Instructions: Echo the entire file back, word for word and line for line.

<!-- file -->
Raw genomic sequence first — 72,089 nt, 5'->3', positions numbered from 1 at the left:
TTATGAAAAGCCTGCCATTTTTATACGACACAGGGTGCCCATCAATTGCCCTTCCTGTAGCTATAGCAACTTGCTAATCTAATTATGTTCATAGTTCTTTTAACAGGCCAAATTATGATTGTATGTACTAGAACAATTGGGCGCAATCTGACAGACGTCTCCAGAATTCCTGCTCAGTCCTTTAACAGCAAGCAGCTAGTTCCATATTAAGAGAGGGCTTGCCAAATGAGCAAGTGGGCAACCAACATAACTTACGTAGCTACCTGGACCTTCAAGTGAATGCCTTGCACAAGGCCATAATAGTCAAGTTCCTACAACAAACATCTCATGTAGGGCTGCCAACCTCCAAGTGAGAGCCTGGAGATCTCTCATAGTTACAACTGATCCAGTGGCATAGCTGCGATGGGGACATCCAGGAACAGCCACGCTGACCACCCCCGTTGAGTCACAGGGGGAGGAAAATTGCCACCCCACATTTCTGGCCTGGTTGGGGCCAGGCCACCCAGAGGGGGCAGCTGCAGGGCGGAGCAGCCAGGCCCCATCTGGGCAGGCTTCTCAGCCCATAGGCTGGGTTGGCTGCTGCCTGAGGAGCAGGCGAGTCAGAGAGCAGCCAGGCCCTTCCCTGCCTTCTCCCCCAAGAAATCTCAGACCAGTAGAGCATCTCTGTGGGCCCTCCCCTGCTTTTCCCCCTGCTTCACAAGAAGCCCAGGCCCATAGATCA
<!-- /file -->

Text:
Raw genomic sequence first — 72,089 nt, 5'->3', positions numbered from 1 at the left:
TTATGAAAAGCCTGCCATTTTTATACGACACAGGGTGCCCATCAATTGCCCTTCCTGTAGCTATAGCAACTTGCTAATCTAATTATGTTCATAGTTCTTTTAACAGGCCAAATTATGATTGTATGTACTAGAACAATTGGGCGCAATCTGACAGACGTCTCCAGAATTCCTGCTCAGTCCTTTAACAGCAAGCAGCTAGTTCCATATTAAGAGAGGGCTTGCCAAATGAGCAAGTGGGCAACCAACATAACTTACGTAGCTACCTGGACCTTCAAGTGAATGCCTTGCACAAGGCCATAATAGTCAAGTTCCTACAACAAACATCTCATGTAGGGCTGCCAACCTCCAAGTGAGAGCCTGGAGATCTCTCATAGTTACAACTGATCCAGTGGCATAGCTGCGATGGGGACATCCAGGAACAGCCACGCTGACCACCCCCGTTGAGTCACAGGGGGAGGAAAATTGCCACCCCACATTTCTGGCCTGGTTGGGGCCAGGCCACCCAGAGGGGGCAGCTGCAGGGCGGAGCAGCCAGGCCCCATCTGGGCAGGCTTCTCAGCCCATAGGCTGGGTTGGCTGCTGCCTGAGGAGCAGGCGAGTCAGAGAGCAGCCAGGCCCTTCCCTGCCTTCTCCCCCAAGAAATCTCAGACCAGTAGAGCATCTCTGTGGGCCCTCCCCTGCTTTTCCCCCTGCTTCACAAGAAGCCCAGGCCCATAGATCA